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PAIP review

It's been a while since I acquired PAIP. I can't say I've read all of it over the past couple months, but I've read most of it.

The initial chapters that give an intro to Common Lisp seem largely useless to me. There are better books to introduce Common Lisp (especially now that we have PCL). Norvig admits as much himself, and thankfully doesn't devote much of the book to intro material.

Once you get past those, this book is densely packed with information. Just tracing through and understanding the source code would probably take me a couple of months, let alone grasping all the concepts the source code is trying to exemplify. It's a wonder to me that one person can produce this much material. But the downside is that it's a bit difficult to read at times; it's kind of dry and reads like a text book. In spite of that, I was glued to this book for quite some time; the information inside is engaging enough to make up for the lack of presentation.

Some of the examples of code in the book really are quite startling. For example Norvig writes a pattern-matcher that implements some subset of Perlish regular expressions, and it only takes a couple pages of code. Later in another couple pages of code, he implements a variant of Prolog. At one point he writes some pattern-matchers that can parse a surprisingly large subset of the English language. But a lot of other examples of code weren't quite so interesting to me personally; a lot of the material is dedicated to tree and graph search algorithms, which brought to mind long boring lectures from my college days. (As a side note, it's very sad how much of the history of AI can be reduced to "clever graph search algorithms". I don't know much about AI today but I hope it's advanced a bit past that.)

This book is from 1992 and some of it does feel a bit dated. This book was apparently written just after Common Lisp was standardized. Object oriented programming was apparently relatively new back then, and Norvig glosses over CLOS. Most of the code is written in functional style. However Common Lisp today still doesn't force OO on you by any means, and a lot of Lispers today apparently still don't care much for OO, so the code is more relevant than you'd imagine.

And as you can't help realizing after reading an old CS book or two, CS as a science hasn't seen all that many breakthroughs in the short couple of decades it's been around. It's really quite sad in a way that a book written over 15 years ago can still be so relevant; we have all these huge advances in computer hardware, yet it still feels like we're in the Stone Age of computer programming.

Not being an Artifical Intelligence person myself, I can't judge how well this book serves as a guide to AI. But Norvig's stated goal was in large part to show the history of AI, and he does that very well. (This was history back in 1992 when the book was written, so it's even older now, but still interesting.) He walks through implementing a lot of famous AI programs from the past, and explains their limitations and how they can be improved. Want to write ELISA or other chat-bots? He does that. Want to write an Othello-playing program? He does that too.

One of the best things about this book is that Norvig's code is just about the Lispiest code I've seen. He does many things that take full advantage of all the nooks and crannies of Common Lisp and wouldn't make much sense in other languages. This is a good book to help you think in Lisp.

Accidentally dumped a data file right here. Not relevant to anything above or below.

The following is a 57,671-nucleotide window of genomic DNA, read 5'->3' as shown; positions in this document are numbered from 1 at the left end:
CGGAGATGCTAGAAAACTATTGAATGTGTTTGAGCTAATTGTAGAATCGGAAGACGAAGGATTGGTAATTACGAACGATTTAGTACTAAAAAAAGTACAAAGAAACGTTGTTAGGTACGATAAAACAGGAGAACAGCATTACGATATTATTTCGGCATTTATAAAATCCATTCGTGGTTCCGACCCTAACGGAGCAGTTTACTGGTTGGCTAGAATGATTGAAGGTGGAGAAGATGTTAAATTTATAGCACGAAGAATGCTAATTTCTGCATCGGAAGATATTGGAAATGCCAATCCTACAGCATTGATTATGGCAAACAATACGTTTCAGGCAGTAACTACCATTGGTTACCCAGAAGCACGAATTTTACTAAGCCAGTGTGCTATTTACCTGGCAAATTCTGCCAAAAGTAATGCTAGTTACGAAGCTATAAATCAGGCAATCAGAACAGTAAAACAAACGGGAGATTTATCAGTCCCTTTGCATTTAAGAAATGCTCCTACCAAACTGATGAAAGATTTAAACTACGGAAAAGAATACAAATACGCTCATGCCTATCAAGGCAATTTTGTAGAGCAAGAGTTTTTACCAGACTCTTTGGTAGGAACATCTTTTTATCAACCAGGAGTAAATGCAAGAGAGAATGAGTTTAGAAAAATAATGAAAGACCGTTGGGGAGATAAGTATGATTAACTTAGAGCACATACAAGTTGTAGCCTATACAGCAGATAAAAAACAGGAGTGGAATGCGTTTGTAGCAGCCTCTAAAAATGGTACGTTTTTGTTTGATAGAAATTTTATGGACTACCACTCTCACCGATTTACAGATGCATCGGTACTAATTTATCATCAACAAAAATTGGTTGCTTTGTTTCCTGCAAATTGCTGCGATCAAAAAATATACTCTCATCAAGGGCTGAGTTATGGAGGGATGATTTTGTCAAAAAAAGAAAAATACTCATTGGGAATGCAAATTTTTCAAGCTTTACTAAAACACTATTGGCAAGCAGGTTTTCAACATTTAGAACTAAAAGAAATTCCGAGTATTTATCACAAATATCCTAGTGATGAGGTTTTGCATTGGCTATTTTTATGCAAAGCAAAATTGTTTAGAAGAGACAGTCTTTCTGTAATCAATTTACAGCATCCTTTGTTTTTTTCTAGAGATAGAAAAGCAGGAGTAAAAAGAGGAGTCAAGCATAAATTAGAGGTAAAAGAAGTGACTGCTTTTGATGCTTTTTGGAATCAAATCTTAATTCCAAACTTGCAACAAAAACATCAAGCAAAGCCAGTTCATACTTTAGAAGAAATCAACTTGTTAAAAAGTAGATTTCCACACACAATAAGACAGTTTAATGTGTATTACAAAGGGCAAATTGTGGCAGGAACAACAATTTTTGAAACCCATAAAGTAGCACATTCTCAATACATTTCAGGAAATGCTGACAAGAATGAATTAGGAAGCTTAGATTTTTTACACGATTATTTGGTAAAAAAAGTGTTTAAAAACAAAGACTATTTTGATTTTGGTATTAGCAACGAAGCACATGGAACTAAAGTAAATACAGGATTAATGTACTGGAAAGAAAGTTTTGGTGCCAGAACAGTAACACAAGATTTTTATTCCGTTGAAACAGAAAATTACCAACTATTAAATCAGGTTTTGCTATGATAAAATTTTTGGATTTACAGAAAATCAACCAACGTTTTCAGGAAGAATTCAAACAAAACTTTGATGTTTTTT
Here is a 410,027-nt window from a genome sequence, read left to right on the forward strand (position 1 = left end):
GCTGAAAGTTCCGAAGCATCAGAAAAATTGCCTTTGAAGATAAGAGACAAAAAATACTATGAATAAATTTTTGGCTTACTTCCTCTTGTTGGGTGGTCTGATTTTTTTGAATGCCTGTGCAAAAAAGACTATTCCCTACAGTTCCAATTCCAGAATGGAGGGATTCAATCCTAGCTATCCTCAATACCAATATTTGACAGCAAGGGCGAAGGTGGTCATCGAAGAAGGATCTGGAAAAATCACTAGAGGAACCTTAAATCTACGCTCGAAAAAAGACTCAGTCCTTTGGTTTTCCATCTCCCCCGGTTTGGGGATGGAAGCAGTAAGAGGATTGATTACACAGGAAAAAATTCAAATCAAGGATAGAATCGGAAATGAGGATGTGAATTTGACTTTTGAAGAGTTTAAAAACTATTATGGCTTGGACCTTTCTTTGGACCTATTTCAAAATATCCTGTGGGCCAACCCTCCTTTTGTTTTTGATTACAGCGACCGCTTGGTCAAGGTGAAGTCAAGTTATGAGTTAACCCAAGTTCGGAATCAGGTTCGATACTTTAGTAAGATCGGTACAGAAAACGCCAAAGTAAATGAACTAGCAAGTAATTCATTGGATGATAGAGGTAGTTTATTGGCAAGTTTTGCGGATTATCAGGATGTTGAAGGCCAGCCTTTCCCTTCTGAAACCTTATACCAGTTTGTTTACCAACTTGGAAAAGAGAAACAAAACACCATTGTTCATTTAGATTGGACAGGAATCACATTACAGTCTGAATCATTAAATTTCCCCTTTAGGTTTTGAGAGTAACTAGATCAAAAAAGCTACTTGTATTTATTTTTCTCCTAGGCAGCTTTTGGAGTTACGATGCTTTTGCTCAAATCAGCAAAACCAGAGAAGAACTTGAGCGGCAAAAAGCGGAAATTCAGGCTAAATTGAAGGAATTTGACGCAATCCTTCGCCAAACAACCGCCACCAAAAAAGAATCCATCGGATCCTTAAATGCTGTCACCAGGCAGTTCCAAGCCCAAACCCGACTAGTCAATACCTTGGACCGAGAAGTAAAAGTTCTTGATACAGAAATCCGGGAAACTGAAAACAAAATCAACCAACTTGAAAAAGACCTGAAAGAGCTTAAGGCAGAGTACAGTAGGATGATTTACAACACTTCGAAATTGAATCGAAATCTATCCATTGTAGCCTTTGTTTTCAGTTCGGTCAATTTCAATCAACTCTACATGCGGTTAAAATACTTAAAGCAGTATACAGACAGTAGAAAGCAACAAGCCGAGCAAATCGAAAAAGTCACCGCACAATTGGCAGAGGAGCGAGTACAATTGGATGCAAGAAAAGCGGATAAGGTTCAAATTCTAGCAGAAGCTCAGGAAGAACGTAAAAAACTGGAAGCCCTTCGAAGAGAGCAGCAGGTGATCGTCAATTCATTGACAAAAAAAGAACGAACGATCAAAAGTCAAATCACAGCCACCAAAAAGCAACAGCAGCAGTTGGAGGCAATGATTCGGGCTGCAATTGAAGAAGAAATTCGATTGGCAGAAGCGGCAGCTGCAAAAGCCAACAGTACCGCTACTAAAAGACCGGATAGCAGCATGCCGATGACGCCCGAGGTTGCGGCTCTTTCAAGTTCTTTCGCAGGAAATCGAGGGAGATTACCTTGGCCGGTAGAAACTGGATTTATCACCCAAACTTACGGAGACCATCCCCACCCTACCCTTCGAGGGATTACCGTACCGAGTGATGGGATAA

So I recommend this book. Though I'm unsure I'll ever manage to absorb most of the information in it.

March 10, 2008 @ 10:21 AM PDT
Cateogory: Book Reviews
Tags: PCL, Lisp, PAIP, Books


Ivar Refsdal
Quoth Ivar Refsdal on March 15, 2008 @ 12:19 AM PDT

Well, I've only read a bit of PAIP, but my main lesson so far was this: "Use the most natural notation available to solve a problem." (Then worry about writing an interpreter for that syntax later.) Comparing that to the (relatively few) programming books I've read, none of them has come close to saying anything like this, or guiding me in this direction, though this small insight has been extremely beneficial for me. (SICP is less clear with "wishful thinking".) Norvig also says something along the lines of that the reader should be able understand and "come up" with the material presented on his own, or feel it's natural. Sorry for the horrible English, but I hope you get what I mean. Essentially it's "clever common sense", things should be understandable. "Though I'm unsure I'll ever manage to absorb most of the information in it." Maybe you just need to give it more time?

"a lot of the material is dedicated to tree and graph search algorithms, which brought to mind long boring lectures from my college days." Well, I thought that was boring too and I did a sloppy job in last semester's algorithm course. But now I'm beginning to think it's actually very relevant for a probably a large number of cases. For example if I'm trying to write a compiler and want to have somewhat efficient CPU register usage, I have no idea where to begin. But your article made me think of graphs, thanks.

Norvig has a retrospect here:

Ivar Refsdal
Quoth Ivar Refsdal on March 22, 2008 @ 1:17 AM PDT

Maybe you just need to give it more time? Just to add on this, I was somewhat shocked that you got through the first four chapters in just two days in your first PAIP post. That would have been way over my head, as (for me) there were quite a bit of new concepts that needed time to sink in. Maybe I'm just a slow learner.

There's also Successful Lisp as a companion to PCL. Looks pretty neat and very to the point.

Quoth Brian on March 22, 2008 @ 9:51 AM PDT

Maybe I didn't let the concepts sink in. I'll have to look at Successful Lisp when I have free time again someday.